Before Doha, Dubai, or Abu Dhabi, the city with the boldest ambitions in the Gulf may have been Kuwait. In the 1970s, everyone from IM Pei to Andy Warhol traveled here to build, show, experience, and experiment in an atmosphere that was flourishing, at least in part, care of a sudden oil boom.
There were poetry readings, public performances, avant-garde fashion statements, and much more. Official and independent arts infrastructures were taking shape, thanks to the influx of cash and waves of influence rolling in from Beirut and Bombay and Baghdad.
The Sultan Gallery, which opened in 1969, is a living archive of those times, the history of which is unknown by many and overlooked by others. Farida Al Sultan first got involved in her early twenties, when her older brother and sister were running the show. She convinced them to keep going when the political situation started shifting in Kuwait, even when the arts seemed totally abandoned during the Iraqi invasion.
Today, Al Sultan not only directs the gallery, she also steers its original vision through a markedly different cultural landscape. Kuwait is no longer the hot spot it once was, but the Sultan Gallery is still a place for gathering young talent as well as a site for elaborating new aesthetics and ideas. Al Sultan, who is conscientious and enormously down to earth, met with Bidoun in several different cities to discuss the past, present, and future of the place she hopes all of her artists and audiences will think of as home.
My parents moved from Kuwait to Bombay before the oil. There were many Kuwaiti families living there at the time. My family’s business was general trading — spices, wood, rice. We’re a family of nine. Five of us were born in India, four in Kuwait. As a child, I went to a missionary school run by nuns, where I studied French, English, and three Indian dialects. We studied Arabic on the weekends, which is when we met up with kids from other Kuwaiti families.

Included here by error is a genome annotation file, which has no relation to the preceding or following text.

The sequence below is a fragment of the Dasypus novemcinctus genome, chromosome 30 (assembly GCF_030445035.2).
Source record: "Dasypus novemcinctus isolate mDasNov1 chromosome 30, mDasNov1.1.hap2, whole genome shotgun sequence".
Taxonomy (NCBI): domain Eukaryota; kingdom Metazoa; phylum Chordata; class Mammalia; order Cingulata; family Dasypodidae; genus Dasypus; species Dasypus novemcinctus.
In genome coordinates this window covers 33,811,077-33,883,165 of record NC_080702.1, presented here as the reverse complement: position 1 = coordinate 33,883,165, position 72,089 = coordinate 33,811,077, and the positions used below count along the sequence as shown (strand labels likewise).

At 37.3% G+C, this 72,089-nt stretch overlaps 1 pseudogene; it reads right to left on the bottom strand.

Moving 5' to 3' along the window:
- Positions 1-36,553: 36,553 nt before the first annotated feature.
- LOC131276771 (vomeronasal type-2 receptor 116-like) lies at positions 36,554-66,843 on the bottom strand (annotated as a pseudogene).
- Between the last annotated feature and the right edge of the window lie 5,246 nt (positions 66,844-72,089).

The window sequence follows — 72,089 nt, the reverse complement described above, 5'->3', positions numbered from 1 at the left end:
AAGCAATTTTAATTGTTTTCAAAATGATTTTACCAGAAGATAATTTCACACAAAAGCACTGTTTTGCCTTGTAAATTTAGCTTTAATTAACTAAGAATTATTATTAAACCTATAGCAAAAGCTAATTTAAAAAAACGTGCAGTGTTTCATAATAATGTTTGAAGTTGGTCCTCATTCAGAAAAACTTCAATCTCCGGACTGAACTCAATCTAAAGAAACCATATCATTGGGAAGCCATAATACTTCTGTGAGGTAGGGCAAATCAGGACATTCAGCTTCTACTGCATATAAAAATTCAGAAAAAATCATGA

The building where we lived in Bombay was called Shah-Bagh on Peddar Road and was inhabited primarily by Indians. It was four or five stories high and built in the art deco style. It was also just one block away from the Cadbury factory, so you could occasionally smell chocolate in the air. Across the street from us was a Hindu temple, and outside of it were trays of marigold garlands and coconuts to offer to the gods. On one floor was a family involved in the film industry — the parents were producers and the children, actors — and we used to play with the kids. Many of them later became well-known, such as Nutan and Tanuja.
After the discovery of oil and the creation of positions within the Kuwaiti Oil Company, we all moved back. It was 1959, and I was thirteen. Because none of us really spoke Arabic — we spoke English and Hindi — and there were no secondary schools, many of us had to go to places like Cairo to study, as I did, or further abroad, like my brother, who went to Scotland to study medicine. Eventually I finished high school and university in Beirut. When I came back to Kuwait later, I taught English at a high school and later at university.
My brother Ghazi opened the gallery in 1969 on Fahad Al Salem Street in the Qibla district of Kuwait. The Gulf was just opening up then, and Kuwait was especially open. Even before the discovery of oil the country was culturally oriented because it was a nexus of many trade routes to the far east. There were poetry readings all the time, and the arts council was very active then. Kuwait was the place to be. The first emir of Kuwait was a visionary. There was a time when we had the highest rate of literacy in the world. We had a master plan, and a constitution that limited the power of the ruling family. You know, even before there was oil, there was culture. The first school in Kuwait, the Al-Mubarikiya School, opened in 1912. It concentrated on Arabic and math and was unlike the earlier Qur’anic schools. An important poetry magazine was launched in 1928, too.
Ghazi had studied architecture at Carnegie Tech and then later went on to Harvard. It was the very beginning of the art scene, and he showed only Arab and local artists at the gallery. There were no other galleries at the time, probably not even in the Gulf. There were annual group exhibitions organized by the American Women’s Association as well as the Fine Arts Society in the ’60s, but no galleries yet.
Ghazi gave me a corner of the gallery for crafts. And so I went back to India and began commissioning artisans to work on embroidered cushions. Later, during my travels abroad to England, I would frequent graduate shows of some of the art schools and commission artists to make pots for the garden and house, or ask weavers to do general basketry work. I also met up with and visited the studios of many Arab and English artists.